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Tim Irons, a quality control technician at Trican, checks the state of fluid that will be pumped into the ground during the hydraulic fracturing process at an operation near Bowden, Alta., Tuesday, Feb. 14, 2012.

Jeff McIntosh/The Globe and Mail

Orange Capital LLC, the activist investor that successfully pushed for change at InnVest REIT, is looking to go two-for-two on successful Canadian campaigns in just a few months.

Newalta Corp. last week said that it was nominating two new directors after consulting with "certain major investors, including New York-based Orange Capital LLC, and respected their views" on board renewal.

Orange, run by portfolio manager Daniel Lewis, was behind the short proxy fight at InnVest, which eventually gave in to his demands to rework the board and how the company is managed. The two new directors proposed for Newalta include one that Orange had put forward for the InnVest board.

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At Newalta, Orange is seeking a sale of the company's industrial waste services decision, and a focus on its business helping energy companies deal with waste from activities such as drilling. Newalta has hired Royal Bank of Canada to look at options that might include a sale or an initial public offering. Mr. Lewis said he wants to ensure that the company follows through with a split.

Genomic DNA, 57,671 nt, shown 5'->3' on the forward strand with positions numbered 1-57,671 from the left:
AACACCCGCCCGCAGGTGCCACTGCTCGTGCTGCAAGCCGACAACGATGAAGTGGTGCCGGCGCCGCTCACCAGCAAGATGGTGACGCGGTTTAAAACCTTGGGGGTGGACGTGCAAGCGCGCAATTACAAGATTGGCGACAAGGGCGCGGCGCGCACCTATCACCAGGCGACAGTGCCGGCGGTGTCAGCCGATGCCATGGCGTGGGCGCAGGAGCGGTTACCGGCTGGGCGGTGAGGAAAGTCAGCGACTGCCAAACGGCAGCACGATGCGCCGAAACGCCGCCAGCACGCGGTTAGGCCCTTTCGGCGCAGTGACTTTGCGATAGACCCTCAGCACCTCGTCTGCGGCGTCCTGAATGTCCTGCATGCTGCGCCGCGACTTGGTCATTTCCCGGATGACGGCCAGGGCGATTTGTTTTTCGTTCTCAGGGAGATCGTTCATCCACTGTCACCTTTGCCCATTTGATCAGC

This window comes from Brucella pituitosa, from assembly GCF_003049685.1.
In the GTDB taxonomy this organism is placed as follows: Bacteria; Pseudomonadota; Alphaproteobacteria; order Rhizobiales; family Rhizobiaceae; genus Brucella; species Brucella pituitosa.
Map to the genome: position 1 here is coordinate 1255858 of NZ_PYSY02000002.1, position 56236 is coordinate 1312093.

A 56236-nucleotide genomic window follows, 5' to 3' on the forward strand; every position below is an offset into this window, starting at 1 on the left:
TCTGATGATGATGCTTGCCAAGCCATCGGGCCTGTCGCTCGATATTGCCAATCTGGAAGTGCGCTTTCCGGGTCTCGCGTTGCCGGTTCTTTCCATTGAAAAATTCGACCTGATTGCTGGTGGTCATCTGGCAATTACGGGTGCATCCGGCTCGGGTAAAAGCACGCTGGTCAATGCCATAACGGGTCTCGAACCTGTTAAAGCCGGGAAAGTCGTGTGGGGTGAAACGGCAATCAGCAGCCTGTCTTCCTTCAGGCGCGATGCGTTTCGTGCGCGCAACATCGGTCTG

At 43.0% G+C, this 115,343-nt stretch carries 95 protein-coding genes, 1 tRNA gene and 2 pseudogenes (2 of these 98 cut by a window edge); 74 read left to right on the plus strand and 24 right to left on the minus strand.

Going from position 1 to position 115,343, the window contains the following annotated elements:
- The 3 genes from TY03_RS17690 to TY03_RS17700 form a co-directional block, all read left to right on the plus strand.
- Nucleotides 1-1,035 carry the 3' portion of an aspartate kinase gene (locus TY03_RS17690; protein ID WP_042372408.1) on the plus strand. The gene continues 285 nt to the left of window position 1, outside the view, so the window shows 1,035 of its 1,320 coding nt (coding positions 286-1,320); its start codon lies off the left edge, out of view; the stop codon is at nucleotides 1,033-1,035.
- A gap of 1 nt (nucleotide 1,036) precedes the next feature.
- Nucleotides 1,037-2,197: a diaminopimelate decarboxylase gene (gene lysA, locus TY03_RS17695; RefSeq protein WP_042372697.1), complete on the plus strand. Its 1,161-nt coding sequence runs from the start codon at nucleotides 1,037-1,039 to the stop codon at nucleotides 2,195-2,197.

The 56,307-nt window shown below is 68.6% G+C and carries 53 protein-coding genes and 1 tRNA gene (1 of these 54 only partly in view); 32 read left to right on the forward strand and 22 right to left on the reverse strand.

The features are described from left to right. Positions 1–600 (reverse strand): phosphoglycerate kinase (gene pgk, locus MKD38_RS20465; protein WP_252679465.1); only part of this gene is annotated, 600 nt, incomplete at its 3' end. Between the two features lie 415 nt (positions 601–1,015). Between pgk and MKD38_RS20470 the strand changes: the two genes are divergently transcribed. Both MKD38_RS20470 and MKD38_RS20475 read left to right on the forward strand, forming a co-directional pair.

"I give them a lot of credit for constructively engaging," Mr. Lewis said in an interview. "That said, we will continue to monitor the situation and will urge the company to execute a swift separation or sale of the industrial division."

The bet is that without the slower-growth industrial division, Newalta shares will garner a higher multiple. The risk is that a lack of diversification will hurt Newalta if drilling activity slows, reducing demand for its services. However, if one believes in the long term secular trend that drilling activity in North America is going to keep growing, and will involve more fracking fluid that will need to be cleaned up, then that might be a risk worth taking.

According to Newalta's disclosure, the industrial division has been the slowest-growing of its divisions. It also has skinnier margins.

Industrial posted a compound annual growth rate of 4 per cent from 2010 to 2013.

The oilfield division grew 9 per cent a year. The new markets division, which is focused on new energy opportunities in Canada and the U.S., posted a 32 per cent growth rate.

The company says in its annual report that the oilfield and new markets divisions "currently offer the best combination of high returns, low risk, and stable cash flows.

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